Adobe has made a couple of changes to the Organizer in Photoshop Elements 2019. The new Auto Curator checkbox (I in the figure) was changed from the old Smarts Picks checkbox, and the Slideshow button (U in the figure) activates a new project called Memories, which displays images as a video. The various items in the Organizer include the following: (A) Menu bar: The Organizer menus appear in the top-left section of the menu bar. In Windows, the menus belong to the application. On the Mac, the menu bar is part of the operating system’s menus. (B) All Media/Sort By: When you click a folder as you see in item K, the thumbnail images shown in the Media Browser (item V) display only those photos within the selected folder. The figure shows the CameraClub folder selected. If you click the All Media button, you leave the selected folder and see all photos from all folders in the Media Browser. Next to the All Media button is a Sort By drop-down list where you can sort the thumbnails in the Media Browser according to Newest, Oldest, and Batches of photos that you imported. (C) Media/People/Places/Events: At the top of the Organizer window, you find five tabs: Media: The first tab is Media. Click the Media tab to display thumbnails of photos either in a folder or in the entire catalog. People: Click this tab to display photos where you have tagged faces. Places: Click this tab, and a Google map appears in the Panel Bin. You can tag photos according to map coordinates by using Google Maps. Click the Add Location button (item Q) to tag an image with a place on the map. Events: Click this tab to display photos that have been tagged as Events. To tag a photo with an event, click the Add Event button (item R). (D) Search: Click this button to open the Search pane. When you click the Search button, a window opens where you can choose from a number of different search options. (E) Features buttons: In Windows, you find Maximize, Minimize, and Close buttons in the top-right corner of the Organizer. On the Mac, in the top-left corner you find Close, Minimize to Dock, and Maximize. (F) Import: From the drop-down menu, you can choose to import photos from Files and Folders, Camera or Card Reader, or Scanner. Another option enables you to search your hard drive. (G) Create/Share: These two items are drop-down lists. You choose a menu item that takes you either to the Photo Editor or to a wizard where you work step-by-step to complete a task. (H) Albums/Folders tabs: Click Albums to view any Photo Albums you have created. Click Folders to display a folder view as shown in Figure 6-1. (I) Ratings/Auto Curator: Ratings are denoted as stars from 1 to 5. Click a star and those images identified with a given rating are displayed in the Media Browser. Check the Auto Curator checkbox to automatically choose the best photos displayed in the Media Browser. This item was changed from Smart Picks to the new Auto Curator checkbox. (J) Panel Bin: The current view in Figure 6-1 shows the Panel Bin collapsed. When you click the Keyword/Info button at the lower right of the Media Browser window, a panel opens providing you with a number of different ways to tag photos and an Information pane where information about a selected photo is displayed. (K) Folders view: Click a Folder name to display just the photos within the respective folder. Click All Media to display all images from all folders. (L) Keyword/Info: Click the Keyword/Info button to open the Panel Bin and choose options from the Tags or Information panel. (M) Hide Panel: Click this button to hide the left panel. If you click this button and the Tags/Info button (item K), you can hide both panels. Doing so provides you a maximum viewing area for the photo thumbnails. (N) Status bar: The bottom of the Organizer window provides information. On the left, you see the number of items in your catalog and the date you created the catalog. On the far right, you see the name of your catalog. (O) Undo/Redo: Click the tiny arrow, and a pop-up menu displays Undo and Redo. Choose an item to undo or redo your last action. (P) Rotate: When you click the arrow, you can choose to rotate a photo clockwise or counterclockwise. To use either tool, you must first select a thumbnail in the Media Browser. (Q) Add Location: When you click Add Locations, a window opens atop the Organizer. Type a location name (as it appears on a map), and the new location is added to the Places panel. (R) Add Event: Add Event is yet another item that helps you organize your photos. You can add tags for people, places, and then events to help narrow down a large collection of photos. Each of these items can be sorted by clicking the respective tab at the top of the Organizer. (S) Instant Fix: Click this button to apply Quick Edit fixes to your photographs. You can crop, adjust lighting, fix red-eye problems, and apply some smart fixes to your photographs without opening them in the Photo Editor. (T) Editor: Click to return to the Photo Editor. (U) Slideshow: Click this button and you begin a new project called Memories. Memories displays selected images as a video. (V) Home Screen. Click this button and the Home Screen appears. (W) Media Browser: The Media Browser shows thumbnail displays of your images. (X) Zoom: Adjust the slider to see thumbnails larger or smaller. This overall description of the Organizer can be helpful when you perform tasks related to the Organizer. Earmark this page and use it as a reference to quickly identify items contained in the Organizer.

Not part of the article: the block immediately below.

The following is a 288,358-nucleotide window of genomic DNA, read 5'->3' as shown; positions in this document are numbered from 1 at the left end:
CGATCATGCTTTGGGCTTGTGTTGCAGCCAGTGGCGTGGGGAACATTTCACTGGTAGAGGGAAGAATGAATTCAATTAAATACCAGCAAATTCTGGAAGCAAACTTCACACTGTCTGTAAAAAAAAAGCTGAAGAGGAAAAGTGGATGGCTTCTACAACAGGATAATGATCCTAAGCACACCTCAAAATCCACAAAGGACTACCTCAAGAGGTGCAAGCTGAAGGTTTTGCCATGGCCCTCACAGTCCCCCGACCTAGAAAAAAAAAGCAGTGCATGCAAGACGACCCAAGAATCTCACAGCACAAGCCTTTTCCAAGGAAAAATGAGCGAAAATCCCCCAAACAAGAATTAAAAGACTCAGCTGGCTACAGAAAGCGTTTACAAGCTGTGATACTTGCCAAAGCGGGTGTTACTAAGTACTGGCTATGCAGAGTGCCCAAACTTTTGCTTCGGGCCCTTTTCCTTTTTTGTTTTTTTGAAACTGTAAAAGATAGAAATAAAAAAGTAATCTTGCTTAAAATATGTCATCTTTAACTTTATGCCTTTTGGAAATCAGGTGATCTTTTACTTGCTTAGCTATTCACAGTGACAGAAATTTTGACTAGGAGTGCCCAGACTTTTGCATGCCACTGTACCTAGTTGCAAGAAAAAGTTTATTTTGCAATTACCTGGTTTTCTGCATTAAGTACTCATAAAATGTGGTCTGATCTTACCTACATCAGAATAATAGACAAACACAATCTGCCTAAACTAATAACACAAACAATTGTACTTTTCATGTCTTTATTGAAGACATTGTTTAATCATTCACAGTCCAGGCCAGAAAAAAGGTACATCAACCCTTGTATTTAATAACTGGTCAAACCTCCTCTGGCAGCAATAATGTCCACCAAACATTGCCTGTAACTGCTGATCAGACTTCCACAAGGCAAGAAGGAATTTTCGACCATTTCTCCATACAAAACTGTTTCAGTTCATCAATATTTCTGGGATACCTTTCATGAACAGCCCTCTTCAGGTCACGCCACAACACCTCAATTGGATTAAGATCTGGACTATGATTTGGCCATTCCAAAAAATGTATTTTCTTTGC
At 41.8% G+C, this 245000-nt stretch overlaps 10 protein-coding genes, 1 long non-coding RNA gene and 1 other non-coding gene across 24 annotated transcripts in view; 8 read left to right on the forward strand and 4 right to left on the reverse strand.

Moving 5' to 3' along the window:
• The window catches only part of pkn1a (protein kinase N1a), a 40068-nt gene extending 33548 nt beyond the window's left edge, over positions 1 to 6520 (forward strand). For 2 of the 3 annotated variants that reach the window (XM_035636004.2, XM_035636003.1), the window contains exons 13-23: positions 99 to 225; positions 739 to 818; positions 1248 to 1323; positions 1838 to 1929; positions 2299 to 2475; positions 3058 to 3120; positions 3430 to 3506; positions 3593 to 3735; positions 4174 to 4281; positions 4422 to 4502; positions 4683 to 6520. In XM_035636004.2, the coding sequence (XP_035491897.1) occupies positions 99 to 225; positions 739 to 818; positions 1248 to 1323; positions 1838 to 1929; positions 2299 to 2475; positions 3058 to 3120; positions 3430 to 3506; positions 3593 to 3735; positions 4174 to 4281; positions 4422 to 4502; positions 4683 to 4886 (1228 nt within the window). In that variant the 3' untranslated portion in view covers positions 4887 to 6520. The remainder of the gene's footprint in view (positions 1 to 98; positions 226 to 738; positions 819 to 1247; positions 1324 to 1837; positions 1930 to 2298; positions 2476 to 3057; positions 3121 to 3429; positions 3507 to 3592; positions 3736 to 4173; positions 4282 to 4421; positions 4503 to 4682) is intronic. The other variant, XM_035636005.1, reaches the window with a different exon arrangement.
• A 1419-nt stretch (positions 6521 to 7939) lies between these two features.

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Guided Mode in Photoshop Elements 2019